The boss of Australia’s largest bank calls out Apple for stifling competition.
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The Commonwealth Bank of Australia (ASX: CBA) share price is having a great day on the ASX share market today.
At the time of writing, CBA shares are up a very healthy 1.62% to back over $100 a share at $100.75. It’s the first time CBA has gone back over $100 a share since its slip into 2-digits at the end of last month.
It seems news that CBA might have a beef with one of the largest companies in the world isn’t bothering too many people today. Yes, CommBank is in a squabble with the formidable Apple Inc (NASDAQ: AAPL). That’s what a report in the Australian Financial Review (AFR) today tells us anyway.
According to the report, Commonwealth Bank CEO Matt Comyn has launched “an extraordinary broadside” against Apple. He has called on federal parliament to rein in the market power of the electronics giant.
Mr Comyn has told a parliamentary committee that Apple is abusing its market powers in the payments space and more regulation is necessary to ensure a level playing field.
Comyn’s comments relate to the Apple Pay payments system. This (according to Comyn) now accounts for 80% of iPhone ‘tap and go’ payments.
CBA orders beef with Apple
Apple Pay lets consumers use their ‘bank cards’ to pay for purchases. But the banks are not truly part of the payment process per se.
Instead, the Apple Wallet app restricts all near field communication (NFC) activity to itself. This means that banks have to go through Apple as the ‘middleman’ of sorts when the customer makes a purchase. Apple, naturally, clips the payment ticket on the way through.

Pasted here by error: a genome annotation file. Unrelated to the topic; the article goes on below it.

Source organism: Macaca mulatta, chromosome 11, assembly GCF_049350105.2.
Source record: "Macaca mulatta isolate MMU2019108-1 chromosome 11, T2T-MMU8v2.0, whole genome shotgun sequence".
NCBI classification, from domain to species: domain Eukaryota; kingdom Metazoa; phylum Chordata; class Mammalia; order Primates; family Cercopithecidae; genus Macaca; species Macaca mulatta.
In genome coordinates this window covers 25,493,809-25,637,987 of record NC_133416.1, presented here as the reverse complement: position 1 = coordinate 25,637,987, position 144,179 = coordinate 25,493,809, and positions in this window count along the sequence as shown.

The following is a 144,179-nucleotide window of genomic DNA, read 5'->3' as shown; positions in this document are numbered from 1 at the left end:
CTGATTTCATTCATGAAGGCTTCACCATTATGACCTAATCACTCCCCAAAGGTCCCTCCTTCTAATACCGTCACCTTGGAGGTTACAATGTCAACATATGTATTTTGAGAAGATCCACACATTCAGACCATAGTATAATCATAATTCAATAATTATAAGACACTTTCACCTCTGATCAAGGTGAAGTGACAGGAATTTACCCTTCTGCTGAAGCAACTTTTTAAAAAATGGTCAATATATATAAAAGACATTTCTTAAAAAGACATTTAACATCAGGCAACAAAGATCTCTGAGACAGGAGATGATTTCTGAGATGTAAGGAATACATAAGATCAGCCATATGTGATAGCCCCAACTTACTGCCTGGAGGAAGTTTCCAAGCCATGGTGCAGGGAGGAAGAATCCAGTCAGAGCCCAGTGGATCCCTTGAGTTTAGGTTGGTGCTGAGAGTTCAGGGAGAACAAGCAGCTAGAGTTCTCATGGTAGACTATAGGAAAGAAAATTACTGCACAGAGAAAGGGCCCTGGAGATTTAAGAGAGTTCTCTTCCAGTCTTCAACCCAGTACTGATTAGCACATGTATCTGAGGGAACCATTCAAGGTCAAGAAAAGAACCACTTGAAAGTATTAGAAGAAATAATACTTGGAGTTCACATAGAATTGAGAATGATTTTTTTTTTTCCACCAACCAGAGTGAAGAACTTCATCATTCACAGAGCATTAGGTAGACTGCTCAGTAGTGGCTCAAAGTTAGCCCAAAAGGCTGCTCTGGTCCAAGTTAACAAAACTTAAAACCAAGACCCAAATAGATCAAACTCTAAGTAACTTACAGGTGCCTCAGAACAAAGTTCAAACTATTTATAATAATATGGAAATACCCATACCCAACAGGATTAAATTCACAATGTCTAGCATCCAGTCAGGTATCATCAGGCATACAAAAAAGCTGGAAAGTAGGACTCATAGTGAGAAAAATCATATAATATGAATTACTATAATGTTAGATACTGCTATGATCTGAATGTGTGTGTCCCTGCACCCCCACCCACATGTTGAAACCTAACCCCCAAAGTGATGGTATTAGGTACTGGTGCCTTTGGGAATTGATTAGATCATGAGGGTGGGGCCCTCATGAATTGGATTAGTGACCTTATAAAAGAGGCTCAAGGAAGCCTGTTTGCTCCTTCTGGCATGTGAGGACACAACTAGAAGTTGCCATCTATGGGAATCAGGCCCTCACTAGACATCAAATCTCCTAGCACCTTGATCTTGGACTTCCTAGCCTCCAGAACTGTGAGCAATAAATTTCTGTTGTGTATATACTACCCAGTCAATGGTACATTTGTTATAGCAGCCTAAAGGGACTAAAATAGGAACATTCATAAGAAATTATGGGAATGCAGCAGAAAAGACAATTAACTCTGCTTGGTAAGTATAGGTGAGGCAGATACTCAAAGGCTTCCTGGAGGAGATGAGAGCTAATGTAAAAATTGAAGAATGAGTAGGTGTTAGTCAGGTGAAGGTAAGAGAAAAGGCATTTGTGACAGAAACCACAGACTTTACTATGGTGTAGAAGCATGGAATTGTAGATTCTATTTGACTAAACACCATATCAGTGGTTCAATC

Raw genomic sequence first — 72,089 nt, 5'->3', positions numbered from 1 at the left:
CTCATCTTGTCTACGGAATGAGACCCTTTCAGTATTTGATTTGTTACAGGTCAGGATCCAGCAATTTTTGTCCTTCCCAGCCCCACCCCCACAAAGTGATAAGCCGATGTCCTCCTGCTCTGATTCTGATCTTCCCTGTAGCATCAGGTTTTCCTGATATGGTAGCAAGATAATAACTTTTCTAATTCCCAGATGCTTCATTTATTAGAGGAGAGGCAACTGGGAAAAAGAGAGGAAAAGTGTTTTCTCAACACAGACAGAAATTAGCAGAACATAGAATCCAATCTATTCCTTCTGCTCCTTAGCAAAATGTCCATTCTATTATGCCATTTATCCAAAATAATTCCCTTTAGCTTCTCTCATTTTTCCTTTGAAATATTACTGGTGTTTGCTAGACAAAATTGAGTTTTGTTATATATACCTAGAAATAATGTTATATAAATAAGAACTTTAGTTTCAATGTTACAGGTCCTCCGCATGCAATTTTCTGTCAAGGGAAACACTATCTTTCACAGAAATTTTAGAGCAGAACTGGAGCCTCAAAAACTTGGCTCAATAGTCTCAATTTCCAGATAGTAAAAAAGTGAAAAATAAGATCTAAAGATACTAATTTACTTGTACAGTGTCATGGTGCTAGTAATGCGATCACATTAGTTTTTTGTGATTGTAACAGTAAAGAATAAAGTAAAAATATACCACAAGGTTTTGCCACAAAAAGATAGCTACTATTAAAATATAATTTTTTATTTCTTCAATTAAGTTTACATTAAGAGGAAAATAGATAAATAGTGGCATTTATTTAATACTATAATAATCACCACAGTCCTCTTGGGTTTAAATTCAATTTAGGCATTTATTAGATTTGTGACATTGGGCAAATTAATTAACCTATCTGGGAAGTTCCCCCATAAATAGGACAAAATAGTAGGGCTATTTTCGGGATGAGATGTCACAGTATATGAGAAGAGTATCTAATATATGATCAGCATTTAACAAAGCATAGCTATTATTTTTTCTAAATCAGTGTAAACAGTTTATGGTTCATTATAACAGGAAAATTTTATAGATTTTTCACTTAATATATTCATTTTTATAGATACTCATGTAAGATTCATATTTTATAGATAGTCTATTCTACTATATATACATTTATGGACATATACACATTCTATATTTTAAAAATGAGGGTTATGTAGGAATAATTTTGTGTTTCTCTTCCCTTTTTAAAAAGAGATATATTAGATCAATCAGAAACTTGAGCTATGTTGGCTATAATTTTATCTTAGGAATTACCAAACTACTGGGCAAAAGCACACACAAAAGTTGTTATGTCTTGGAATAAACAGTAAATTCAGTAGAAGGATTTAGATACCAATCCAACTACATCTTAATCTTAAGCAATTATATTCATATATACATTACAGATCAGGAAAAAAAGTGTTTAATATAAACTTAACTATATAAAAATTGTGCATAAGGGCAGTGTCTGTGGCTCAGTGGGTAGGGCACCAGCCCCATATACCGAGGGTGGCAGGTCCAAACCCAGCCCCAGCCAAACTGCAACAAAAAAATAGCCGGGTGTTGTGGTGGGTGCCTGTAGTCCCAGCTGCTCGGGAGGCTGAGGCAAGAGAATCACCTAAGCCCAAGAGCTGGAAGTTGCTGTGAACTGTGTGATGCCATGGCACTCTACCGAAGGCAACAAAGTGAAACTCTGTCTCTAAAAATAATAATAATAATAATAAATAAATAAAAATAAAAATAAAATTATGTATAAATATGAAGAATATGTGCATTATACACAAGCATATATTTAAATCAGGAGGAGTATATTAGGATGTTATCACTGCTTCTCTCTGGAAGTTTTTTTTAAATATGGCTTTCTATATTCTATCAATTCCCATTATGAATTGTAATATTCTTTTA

It’s this situation that has got Mr Comyn’s goat. Here’s some of what he told the committee:
Without access to the NFC, it is not even possible to have a competing service…
[Concerns with the power of Apple and Google’s app stores are] consistent with our experience… Manufacturers of mobile handsets and associated software set the terms on which third parties can offer these app-based services, particularly with respect to payments for, and via, these services. They also can restrict apps that provide services that compete directly with those supplied by the manufacturer of the mobile device.
The ability for mobile phone providers to restrict competing services accessed through the app store will inevitably lead to distortions in markets for services provided through mobile apps. These distortions will only intensify if left unaddressed…
Australians who use Apple devices should be able to make their own decisions about which features they prefer in a wallet app, as Android users can. Yet currently they cannot.
Apple Pay-s itself first?
However, Apple has rejected Mr Comyn’s criticisms. It submitted its own set of answers to the committee. The report states that Apple told the committee that “its NFC architecture was available to all banks on non-discriminatory terms”.
Apple also stated that its app was “pro-competition and allowed the consumer to choose which cards to favour in the app”. It also said that large banks pay the same fee as smaller companies to access the wallet.
Mr Comyn was not satisfied with this answer, calling it “selective interpretation”.
He reiterated CBA’s position that Apple’s market power and its employ “should be of growing interest to the Australian Parliament”.
It will be interesting to see what comes out of this committee in light of Mr Comyn’s comments.
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Motley Fool contributor Sebastian Bowen has no position in any of the stocks mentioned. The Motley Fool Australia’s parent company Motley Fool Holdings Inc. owns shares of and has recommended Apple. The Motley Fool Australia’s parent company Motley Fool Holdings Inc. has recommended the following options: long March 2023 $120 calls on Apple and short March 2023 $130 calls on Apple. The Motley Fool Australia has recommended Apple. The Motley Fool has a disclosure policy. This article contains general investment advice only (under AFSL 400691). Authorised by Bruce Jackson.